This year’s Japan Series was a series of great games. In the residential area of Roppongi (Minato-ku), about a 20-minute drive from the frenzied Tokyo Dome, I saw an unexpected man. It was Takehiro Norimoto, 30, the ace of Rakuten, with his short cropped head of hair and fearless looks.
This season, he struck out 1,500 batters in 1,448 innings, the fastest ever by a right-handed pitcher, two-thirds of the way through the season. But on this day, Norimoto was a different person from his majestic appearance on the mound. He scampered around anxiously and disappeared into the alleyway, lost in thought.
About ten minutes later, a cab pulled up at the entrance of the alley where Norimoto had disappeared, and another big macho man got out. This time it was Tomoyuki Sugano, 32, the ace of the Giants.
Dressed in a relaxed parka and slim pants, Sugano, in contrast to Norimoto, walked into the alleyway with a relaxed air.
Both of them played for Samurai Japan, and are representative of the Central and Pacific League. Although they did not advance to the Japan Series, they were absolute aces who showed their presence in the climax of the series. Was the near miss in a back alley in Roppongi a coincidence?
We were both sitting at the counter of a sushi restaurant.
We were both sitting at the counter of a sushi restaurant,” said a customer who happened to be there.
Both of us are very strong, so we really stood out (laughs). (laughs) However, since this is a restaurant known only to those in the know, with no signboard, there were no tactful customers talking to us or asking for our autographs. It seems that Mr. Sugano knows the owner. I wondered why Norimoto, who was supposed to be in Sendai, was in Roppongi, but it seems that Mr. Sugano called him up and introduced him to the owner when he came to Tokyo for an overhaul.
The restaurant didn’t have a TV, so we couldn’t watch the Japan Series, but the two of us enjoyed excellent sushi while passing sake back and forth with our proud arms.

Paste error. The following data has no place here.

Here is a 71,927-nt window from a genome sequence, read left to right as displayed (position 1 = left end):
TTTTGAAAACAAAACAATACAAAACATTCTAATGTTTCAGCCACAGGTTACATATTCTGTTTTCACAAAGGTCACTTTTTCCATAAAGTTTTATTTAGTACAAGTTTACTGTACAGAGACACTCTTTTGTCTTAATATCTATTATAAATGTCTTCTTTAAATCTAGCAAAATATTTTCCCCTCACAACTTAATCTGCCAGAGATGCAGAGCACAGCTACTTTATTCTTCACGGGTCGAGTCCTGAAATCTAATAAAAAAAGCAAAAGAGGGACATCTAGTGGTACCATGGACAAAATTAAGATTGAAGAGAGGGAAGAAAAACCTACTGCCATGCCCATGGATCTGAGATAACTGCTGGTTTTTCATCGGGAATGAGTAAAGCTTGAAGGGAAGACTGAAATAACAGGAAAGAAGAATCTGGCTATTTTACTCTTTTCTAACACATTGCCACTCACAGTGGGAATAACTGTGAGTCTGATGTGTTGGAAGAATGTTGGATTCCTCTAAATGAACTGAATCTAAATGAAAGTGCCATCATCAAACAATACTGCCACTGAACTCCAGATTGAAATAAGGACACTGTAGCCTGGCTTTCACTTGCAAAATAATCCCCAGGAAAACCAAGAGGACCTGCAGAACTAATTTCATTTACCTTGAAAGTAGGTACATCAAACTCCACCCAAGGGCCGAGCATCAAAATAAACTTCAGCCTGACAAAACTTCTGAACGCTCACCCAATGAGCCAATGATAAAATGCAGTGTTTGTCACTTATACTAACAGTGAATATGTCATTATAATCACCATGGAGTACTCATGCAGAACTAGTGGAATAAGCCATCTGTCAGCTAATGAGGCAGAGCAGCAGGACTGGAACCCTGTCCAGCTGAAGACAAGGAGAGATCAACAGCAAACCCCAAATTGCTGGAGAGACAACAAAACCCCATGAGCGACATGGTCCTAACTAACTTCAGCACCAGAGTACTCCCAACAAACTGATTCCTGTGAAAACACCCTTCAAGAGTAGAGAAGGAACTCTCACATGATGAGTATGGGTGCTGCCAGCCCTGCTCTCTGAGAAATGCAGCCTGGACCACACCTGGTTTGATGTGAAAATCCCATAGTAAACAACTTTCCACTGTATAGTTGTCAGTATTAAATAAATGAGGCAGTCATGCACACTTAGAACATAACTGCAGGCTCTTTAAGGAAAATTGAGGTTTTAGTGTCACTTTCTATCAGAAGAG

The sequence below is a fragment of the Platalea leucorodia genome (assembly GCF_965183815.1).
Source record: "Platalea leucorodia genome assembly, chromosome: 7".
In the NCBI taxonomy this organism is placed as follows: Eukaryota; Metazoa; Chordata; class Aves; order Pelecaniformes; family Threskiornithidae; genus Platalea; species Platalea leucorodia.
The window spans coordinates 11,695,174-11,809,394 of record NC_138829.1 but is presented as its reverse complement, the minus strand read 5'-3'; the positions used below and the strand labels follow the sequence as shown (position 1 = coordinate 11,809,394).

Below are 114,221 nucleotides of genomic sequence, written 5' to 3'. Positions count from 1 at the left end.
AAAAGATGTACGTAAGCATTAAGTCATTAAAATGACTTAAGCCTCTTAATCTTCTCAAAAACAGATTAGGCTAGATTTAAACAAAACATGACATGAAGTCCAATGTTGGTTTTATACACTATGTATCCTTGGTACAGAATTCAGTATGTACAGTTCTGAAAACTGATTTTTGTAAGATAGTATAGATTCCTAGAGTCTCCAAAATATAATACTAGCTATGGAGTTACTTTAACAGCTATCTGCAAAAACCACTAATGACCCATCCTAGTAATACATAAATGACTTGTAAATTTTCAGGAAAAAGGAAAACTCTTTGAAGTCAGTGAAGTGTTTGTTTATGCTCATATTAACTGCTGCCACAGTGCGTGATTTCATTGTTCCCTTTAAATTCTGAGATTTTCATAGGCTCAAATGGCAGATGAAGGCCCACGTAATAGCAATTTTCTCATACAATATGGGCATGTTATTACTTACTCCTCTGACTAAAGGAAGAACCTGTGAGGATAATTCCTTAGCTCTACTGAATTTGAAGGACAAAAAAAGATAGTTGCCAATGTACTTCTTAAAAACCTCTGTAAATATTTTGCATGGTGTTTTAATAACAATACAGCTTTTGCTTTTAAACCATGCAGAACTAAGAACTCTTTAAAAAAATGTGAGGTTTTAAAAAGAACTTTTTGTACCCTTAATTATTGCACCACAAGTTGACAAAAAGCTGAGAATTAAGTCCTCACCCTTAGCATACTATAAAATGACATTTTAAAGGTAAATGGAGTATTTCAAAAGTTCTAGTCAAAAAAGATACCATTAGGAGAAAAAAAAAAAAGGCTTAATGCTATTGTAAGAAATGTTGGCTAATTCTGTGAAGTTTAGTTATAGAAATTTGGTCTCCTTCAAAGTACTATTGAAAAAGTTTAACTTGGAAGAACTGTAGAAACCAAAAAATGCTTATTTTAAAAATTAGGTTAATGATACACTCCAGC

The dinner time ended after 9:30 p.m., three hours after we entered the restaurant. Norimoto came out first and was stretching and shaking his legs on the street (photo below). I guess he was stretching like an athlete.
A little later, after paying the bill, Sugano came out and started walking shoulder to shoulder with me. It would have been best if he had walked with a beautiful woman, but the total annual salary of the two is estimated at 1.1 billion yen. In a way, it was a gorgeous shot. Under the cold weather, they headed for a small building that housed a quiet bar.
Sugano looked back on his disappointing season and vowed to turn things around, while Norimoto was ashamed of himself for not being able to lead the team to victory despite winning by double digits. I guess it was a review meeting for the big ace. Both of them are the leaders of the team. They are the leaders of the team, and it is very important for them to have someone they can talk to about their problems. They have meals whenever they get a chance. I heard that Norimoto was encouraged by Sugano, whom he respects, saying, ‘You’re a rare pitcher who can carry a lot of expectations, pressure, and responsibility,’ and that Norimoto returned to Sendai with a lot of energy.
I’d like to see them face off in the Japan Series next season.
From the December 24, 2021 issue of FRIDAY
Photo by： Takahiro Kagawa, Ichiro Takatsuka